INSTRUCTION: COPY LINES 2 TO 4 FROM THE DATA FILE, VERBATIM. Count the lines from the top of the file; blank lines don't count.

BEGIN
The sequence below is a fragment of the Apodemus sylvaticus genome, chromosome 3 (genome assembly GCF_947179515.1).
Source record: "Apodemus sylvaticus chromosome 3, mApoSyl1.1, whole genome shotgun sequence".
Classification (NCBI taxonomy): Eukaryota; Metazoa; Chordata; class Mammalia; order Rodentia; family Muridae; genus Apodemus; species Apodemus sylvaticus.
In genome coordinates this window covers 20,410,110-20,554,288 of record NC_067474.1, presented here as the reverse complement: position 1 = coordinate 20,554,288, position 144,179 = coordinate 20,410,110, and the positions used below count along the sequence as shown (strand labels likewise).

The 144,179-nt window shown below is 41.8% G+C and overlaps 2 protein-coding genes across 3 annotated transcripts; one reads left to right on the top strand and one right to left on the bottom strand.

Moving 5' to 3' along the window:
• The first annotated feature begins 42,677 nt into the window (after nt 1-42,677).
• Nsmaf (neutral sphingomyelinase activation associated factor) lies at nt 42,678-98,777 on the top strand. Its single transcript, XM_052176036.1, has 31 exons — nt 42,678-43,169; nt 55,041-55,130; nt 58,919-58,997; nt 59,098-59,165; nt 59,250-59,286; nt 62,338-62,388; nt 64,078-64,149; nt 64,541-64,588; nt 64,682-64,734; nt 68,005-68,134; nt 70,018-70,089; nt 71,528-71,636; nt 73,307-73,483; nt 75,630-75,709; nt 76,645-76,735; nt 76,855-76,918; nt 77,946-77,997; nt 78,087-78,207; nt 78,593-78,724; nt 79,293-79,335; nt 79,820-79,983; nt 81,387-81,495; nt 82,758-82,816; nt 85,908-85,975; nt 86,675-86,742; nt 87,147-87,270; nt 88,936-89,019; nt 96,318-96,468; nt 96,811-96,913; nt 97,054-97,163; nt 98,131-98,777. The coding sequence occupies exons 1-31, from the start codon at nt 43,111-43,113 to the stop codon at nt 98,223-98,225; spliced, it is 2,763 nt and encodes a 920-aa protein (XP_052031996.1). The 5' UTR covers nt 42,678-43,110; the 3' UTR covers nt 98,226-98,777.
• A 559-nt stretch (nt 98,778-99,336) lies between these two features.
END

Source record: "Apodemus sylvaticus chromosome 3, mApoSyl1.1, whole genome shotgun sequence".
Classification (NCBI taxonomy): Eukaryota; Metazoa; Chordata; class Mammalia; order Rodentia; family Muridae; genus Apodemus; species Apodemus sylvaticus.
In genome coordinates this window covers 20,410,110-20,554,288 of record NC_067474.1, presented here as the reverse complement: position 1 = coordinate 20,554,288, position 144,179 = coordinate 20,410,110, and the positions used below count along the sequence as shown (strand labels likewise).